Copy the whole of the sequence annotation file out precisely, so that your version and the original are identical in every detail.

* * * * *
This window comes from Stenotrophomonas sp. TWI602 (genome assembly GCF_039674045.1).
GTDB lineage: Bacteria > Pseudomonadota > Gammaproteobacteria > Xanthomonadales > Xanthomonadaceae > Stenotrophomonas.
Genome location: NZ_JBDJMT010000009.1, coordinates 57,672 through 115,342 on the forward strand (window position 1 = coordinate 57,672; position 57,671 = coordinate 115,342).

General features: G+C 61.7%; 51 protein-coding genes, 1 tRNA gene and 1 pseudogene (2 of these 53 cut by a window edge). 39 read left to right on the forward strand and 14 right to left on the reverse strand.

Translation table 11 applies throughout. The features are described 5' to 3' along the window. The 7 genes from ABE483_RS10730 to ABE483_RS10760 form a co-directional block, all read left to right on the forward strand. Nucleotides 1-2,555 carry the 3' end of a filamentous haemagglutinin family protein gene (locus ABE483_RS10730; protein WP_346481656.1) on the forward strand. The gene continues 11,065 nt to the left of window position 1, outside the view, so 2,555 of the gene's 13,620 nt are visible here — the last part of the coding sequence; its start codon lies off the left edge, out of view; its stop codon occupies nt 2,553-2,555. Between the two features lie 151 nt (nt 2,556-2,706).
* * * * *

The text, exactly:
This window comes from Stenotrophomonas sp. TWI602 (genome assembly GCF_039674045.1).
GTDB lineage: Bacteria > Pseudomonadota > Gammaproteobacteria > Xanthomonadales > Xanthomonadaceae > Stenotrophomonas.
Genome location: NZ_JBDJMT010000009.1, coordinates 57,672 through 115,342 on the forward strand (window position 1 = coordinate 57,672; position 57,671 = coordinate 115,342).

General features: G+C 61.7%; 51 protein-coding genes, 1 tRNA gene and 1 pseudogene (2 of these 53 cut by a window edge). 39 read left to right on the forward strand and 14 right to left on the reverse strand.

Translation table 11 applies throughout. The features are described 5' to 3' along the window. The 7 genes from ABE483_RS10730 to ABE483_RS10760 form a co-directional block, all read left to right on the forward strand. Nucleotides 1-2,555 carry the 3' end of a filamentous haemagglutinin family protein gene (locus ABE483_RS10730; protein WP_346481656.1) on the forward strand. The gene continues 11,065 nt to the left of window position 1, outside the view, so 2,555 of the gene's 13,620 nt are visible here — the last part of the coding sequence; its start codon lies off the left edge, out of view; its stop codon occupies nt 2,553-2,555. Between the two features lie 151 nt (nt 2,556-2,706).